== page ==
Behind them, there were more pleasant surprises for the defensive coaches. Early enrollee Scott Starr stepped in as the backup middle linebacker and performed well in calling the defenses despite being in his first semester at USC. Anthony Sarao continued his improvement at weakside linebacker behind Pullard. But the biggest surprise might have been the move of Tony Burnett from safety to strongside linebacker. Like Madden's position move, this one paid off quickly for the Trojans, as Burnett was a natural at the spot. The move closer to the line of scrimmage seems to play into all of Burnett's strengths -- physical nature, tackling ability -- without forcing him to constantly cover opposing receivers.
Arguably the most impressive position group this spring, the cornerback spot saw impressive performances from a number of players. Nickell Robey led the group with what has become his standard performance. Opposite Robey, Isiah Wiley stepped up in a big way, capping off his impressive spring showing with a very good spring game. Brian Baucham bounced back from academic ineligibility last season to have a tremendous spring. Baucham seemed to be around the ball at all times, coming up with big plays, including an interception in the spring game.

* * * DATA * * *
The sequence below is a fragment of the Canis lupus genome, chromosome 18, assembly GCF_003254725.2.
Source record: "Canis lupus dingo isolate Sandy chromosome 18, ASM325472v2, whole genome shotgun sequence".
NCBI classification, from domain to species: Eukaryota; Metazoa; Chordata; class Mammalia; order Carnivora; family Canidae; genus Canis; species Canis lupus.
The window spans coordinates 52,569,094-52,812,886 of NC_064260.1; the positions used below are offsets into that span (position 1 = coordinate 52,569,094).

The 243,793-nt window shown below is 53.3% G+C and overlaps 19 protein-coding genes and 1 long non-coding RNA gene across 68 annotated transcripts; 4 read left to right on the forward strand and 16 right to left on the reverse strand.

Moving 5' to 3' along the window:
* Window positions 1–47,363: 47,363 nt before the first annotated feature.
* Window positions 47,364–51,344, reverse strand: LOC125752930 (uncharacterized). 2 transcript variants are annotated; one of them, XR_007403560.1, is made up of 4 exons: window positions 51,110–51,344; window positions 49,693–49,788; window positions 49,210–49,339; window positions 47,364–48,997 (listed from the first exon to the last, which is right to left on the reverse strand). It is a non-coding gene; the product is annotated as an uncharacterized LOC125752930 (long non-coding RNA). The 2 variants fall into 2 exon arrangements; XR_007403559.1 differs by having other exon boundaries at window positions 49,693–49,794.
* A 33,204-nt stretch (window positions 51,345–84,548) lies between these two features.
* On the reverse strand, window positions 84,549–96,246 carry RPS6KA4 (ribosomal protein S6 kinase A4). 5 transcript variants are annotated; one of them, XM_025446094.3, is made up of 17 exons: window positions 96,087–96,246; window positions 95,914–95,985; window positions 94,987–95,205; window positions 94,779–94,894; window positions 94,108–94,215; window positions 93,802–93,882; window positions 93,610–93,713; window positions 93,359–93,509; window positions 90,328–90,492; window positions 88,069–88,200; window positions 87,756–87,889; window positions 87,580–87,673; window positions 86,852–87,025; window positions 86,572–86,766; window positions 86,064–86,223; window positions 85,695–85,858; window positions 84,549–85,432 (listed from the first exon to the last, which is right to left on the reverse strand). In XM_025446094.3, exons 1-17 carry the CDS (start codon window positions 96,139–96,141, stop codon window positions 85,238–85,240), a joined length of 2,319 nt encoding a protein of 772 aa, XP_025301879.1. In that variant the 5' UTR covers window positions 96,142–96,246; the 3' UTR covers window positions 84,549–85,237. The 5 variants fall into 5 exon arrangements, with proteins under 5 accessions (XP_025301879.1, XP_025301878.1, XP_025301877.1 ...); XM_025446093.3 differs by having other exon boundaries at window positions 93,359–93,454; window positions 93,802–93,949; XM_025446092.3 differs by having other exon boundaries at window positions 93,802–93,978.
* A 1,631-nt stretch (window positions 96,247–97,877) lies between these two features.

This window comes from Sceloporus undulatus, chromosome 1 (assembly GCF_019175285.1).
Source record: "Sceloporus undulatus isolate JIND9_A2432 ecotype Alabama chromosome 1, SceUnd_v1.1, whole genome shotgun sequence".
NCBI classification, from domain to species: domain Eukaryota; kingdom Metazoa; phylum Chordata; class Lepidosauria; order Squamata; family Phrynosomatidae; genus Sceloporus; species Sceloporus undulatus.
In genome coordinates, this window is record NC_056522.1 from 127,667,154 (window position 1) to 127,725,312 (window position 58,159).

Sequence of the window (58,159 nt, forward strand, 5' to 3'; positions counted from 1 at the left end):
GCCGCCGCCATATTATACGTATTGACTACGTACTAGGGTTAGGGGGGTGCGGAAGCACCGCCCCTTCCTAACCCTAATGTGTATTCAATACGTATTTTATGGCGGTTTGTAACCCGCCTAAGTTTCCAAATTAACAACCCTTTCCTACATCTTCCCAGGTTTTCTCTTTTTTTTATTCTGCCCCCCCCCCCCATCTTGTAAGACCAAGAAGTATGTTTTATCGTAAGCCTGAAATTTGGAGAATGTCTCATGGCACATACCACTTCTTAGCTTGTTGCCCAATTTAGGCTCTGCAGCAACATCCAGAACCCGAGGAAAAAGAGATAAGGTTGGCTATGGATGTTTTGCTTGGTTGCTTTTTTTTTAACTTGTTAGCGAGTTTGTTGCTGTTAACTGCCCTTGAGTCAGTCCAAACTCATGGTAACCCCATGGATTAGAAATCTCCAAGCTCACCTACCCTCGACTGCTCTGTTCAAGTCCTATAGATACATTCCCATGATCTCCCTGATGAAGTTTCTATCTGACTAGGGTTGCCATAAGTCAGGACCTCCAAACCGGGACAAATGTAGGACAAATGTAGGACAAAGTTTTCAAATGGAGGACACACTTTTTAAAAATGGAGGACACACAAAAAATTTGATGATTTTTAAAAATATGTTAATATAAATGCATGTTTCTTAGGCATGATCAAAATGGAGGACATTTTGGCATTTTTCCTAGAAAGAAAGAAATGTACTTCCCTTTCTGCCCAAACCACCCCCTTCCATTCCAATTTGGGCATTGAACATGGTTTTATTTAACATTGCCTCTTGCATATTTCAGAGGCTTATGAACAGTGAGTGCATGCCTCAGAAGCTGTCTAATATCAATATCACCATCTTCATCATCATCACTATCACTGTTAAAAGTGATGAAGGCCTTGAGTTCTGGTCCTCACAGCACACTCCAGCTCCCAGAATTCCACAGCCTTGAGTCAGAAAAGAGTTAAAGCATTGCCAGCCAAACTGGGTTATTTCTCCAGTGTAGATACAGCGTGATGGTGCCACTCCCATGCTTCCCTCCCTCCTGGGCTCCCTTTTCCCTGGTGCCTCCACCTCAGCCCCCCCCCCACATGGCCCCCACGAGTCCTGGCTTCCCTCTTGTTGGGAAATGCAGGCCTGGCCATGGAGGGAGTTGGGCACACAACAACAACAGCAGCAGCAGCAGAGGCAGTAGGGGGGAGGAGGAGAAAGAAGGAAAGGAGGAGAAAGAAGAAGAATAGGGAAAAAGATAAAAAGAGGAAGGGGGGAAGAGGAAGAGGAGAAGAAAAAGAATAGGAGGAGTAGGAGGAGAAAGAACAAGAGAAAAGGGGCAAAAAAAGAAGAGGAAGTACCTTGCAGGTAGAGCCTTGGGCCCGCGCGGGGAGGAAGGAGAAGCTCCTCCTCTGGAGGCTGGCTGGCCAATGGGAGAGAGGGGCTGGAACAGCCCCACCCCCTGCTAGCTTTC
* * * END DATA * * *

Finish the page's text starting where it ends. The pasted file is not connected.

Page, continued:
Anthony Brown continued to provide a tough presence at cornerback and certainly will be in the mix for playing time this fall. Redshirt freshman Ryan Henderson dealt with a variety of injuries, but there was no denying his athletic ability when he was on the field. The biggest disappointment at this spot was the absence of Torin Harris, who continues to miss time due to a nerve issue in his shoulder. Harris was listed as a co-starter on the final depth chart but has missed the last several months with the injury.
It'd be tough to find a defensive player who turned in a better spring than free safety T.J. McDonald, who was all over the field and made plays at every level. He looks to be confident in his ability on the field and leadership off of it and is taking every step to make sure the decision to return for his senior season pays off. Behind him, Drew McAllister overcame an injury to his hand to turn in another productive spring. The ballhawk recorded several interceptions throughout the spring, including one in the spring game. Though a starting spot is blocked by McDonald, it wouldn't be surprising at all to see the coaches lean on McAllister some this season.